DEV Community

loading...

javascript: Making multiple API calls the right way

Ravi Ojha
・3 min read

Recently while reviewing a PR I realized a function was making multiple calls one by one which could have been making calls in parallel. In this post I want to share two different pieces of code (with mock) and a graph which shows how both of them progresses independently.

Let's start!!

Suppose there is a scenario where we have to make multiple calls to an API to get the full list of users, suppose there are 500 users in system, but API is capped by maximum pageSize, which could be let's suppose 100.

With above assumptions we will have to make 10 calls to get the full list of users.

Let's create a mock/fake API endpoint:

function fakeApiCall(currentPage) {
  return new Promise((resolve) => {
    setTimeout(() => {
      resolve({
        data: {
          currentPage,
          total: 100000,
        },
      });
    }, 1000);
  });
}
Enter fullscreen mode Exit fullscreen mode

This returns a promise which will be resolved after 1000ms

One more use case: Let's suppose we get a requirement to get the list of all users to process something beforehand (it could be anything, for eg: may be we just want to show the list of active users when admin lands on Admin Panel, to do that we will have to get all the users and then filter out the in-active one).

1. First way to solve this:

async function oneByOneCall() {
  ...
  let currentPage = 1;

  while (currentPage <= 5) {
    let { data } = await fakeApiCall(currentPage);
    result = [...result, data];
    currentPage++;
  }
  ...
  // Do something with final result
}
Enter fullscreen mode Exit fullscreen mode

async/await brings a lot of comfortability while dealing with promises, it's also very easy to write and understand code.

But, let's look at the code one more time.

So, what is happening here.

let { data } = await fakeApiCall(currentPage);
Enter fullscreen mode Exit fullscreen mode

Here we are saying, make the api call and wait for the result to come back, then process that result and then continue with while loop. Execution will kind of stop at this point while waiting for result to come back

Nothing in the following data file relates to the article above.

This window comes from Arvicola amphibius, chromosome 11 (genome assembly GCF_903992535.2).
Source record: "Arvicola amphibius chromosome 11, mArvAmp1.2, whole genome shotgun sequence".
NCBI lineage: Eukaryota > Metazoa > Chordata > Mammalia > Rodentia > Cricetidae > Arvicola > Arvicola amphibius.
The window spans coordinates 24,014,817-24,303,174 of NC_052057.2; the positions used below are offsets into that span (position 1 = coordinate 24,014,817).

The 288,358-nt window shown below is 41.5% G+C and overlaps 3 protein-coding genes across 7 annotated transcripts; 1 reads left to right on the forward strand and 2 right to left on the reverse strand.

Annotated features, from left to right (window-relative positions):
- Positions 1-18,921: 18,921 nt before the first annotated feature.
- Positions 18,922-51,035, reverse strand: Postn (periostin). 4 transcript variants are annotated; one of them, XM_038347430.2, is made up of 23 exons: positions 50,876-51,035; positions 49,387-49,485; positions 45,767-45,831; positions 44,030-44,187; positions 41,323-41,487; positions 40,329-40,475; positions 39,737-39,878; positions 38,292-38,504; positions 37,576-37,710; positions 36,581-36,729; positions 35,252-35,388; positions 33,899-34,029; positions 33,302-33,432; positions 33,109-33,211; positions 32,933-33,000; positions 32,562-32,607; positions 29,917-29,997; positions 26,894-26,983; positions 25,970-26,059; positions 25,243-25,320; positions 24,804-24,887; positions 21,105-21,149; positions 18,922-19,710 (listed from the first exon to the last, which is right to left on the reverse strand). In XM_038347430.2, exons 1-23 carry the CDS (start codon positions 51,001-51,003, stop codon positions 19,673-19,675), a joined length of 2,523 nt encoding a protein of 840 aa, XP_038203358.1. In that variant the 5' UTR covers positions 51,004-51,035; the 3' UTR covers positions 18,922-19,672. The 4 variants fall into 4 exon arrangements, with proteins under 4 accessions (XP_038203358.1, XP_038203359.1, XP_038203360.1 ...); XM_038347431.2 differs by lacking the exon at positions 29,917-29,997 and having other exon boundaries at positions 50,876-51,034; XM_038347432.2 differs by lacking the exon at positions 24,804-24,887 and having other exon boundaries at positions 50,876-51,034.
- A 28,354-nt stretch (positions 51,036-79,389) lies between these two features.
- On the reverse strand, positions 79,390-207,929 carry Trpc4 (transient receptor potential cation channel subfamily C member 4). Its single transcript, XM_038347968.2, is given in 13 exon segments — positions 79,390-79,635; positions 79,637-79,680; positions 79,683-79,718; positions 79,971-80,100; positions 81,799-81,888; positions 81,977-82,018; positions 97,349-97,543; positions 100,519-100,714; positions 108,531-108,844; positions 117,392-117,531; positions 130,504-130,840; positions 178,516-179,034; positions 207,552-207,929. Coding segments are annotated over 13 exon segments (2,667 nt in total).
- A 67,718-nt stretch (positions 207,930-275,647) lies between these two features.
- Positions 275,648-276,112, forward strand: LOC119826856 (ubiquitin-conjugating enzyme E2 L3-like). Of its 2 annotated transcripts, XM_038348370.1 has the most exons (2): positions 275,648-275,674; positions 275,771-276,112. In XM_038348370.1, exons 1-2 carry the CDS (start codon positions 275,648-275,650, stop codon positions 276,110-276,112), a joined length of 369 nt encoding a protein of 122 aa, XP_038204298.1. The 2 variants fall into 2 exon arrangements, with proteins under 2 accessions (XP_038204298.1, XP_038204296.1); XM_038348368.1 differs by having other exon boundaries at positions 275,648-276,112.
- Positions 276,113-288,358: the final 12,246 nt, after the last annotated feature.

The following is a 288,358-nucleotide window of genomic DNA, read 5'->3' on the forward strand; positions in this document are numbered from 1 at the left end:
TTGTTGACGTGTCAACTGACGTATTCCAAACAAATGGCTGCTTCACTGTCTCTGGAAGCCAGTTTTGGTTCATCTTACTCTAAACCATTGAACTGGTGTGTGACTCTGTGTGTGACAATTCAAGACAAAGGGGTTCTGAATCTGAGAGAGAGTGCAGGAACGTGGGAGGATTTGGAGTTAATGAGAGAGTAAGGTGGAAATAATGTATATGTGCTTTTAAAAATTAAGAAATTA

huh?? That's not what we want, we wanted to process it in parallel. right?

NOTE: There will be scenarios where you will have wait, could be because you are making calls to multiple APIs and you want to decide or send some data from previous response, but thats not something we are tackling here

2. Second way to solve this:

async function parallelCall() {
  ...
  let start_time = new Date().getTime();
  let promises = [];
  let result = [];

  let currentPage = 1;

  while (currentPage <= 5) {
    promises.push(fakeApiCall(currentPage));
    currentPage++;
  }

  const data = await Promise.all(promises);
  data.forEach(({ data }) => {
    result = [...result, data];
  });

  ...
  // Do something with final result
}
Enter fullscreen mode Exit fullscreen mode

So, here we are saying we will have a promise array.

  let promises = [];
Enter fullscreen mode Exit fullscreen mode

And in loop we are going to push each promise returned from fakeApiCall and not going to wait for result right now.

    promises.push(fakeApiCall(currentPage));
Enter fullscreen mode Exit fullscreen mode

When we are done with loop or collecting all the promises, we are going to wait for each of them to be finished only once.

  const data = await Promise.all(promises);
Enter fullscreen mode Exit fullscreen mode

And here is the graph for better representation of the execution sequence and their comparison:

1. Making API calls one by one, waiting for response after every call.

image

2. Making API calls in parallel, collecting all the promises in an array and waiting only at the end.

image

So, finally, we can see we are gaining close to 4 secs (4000ms) here. That's a huge gain. So second option is much better than going with first option.

The code used in this post is available here.

-- Thanks, Ravi

Discussion (0)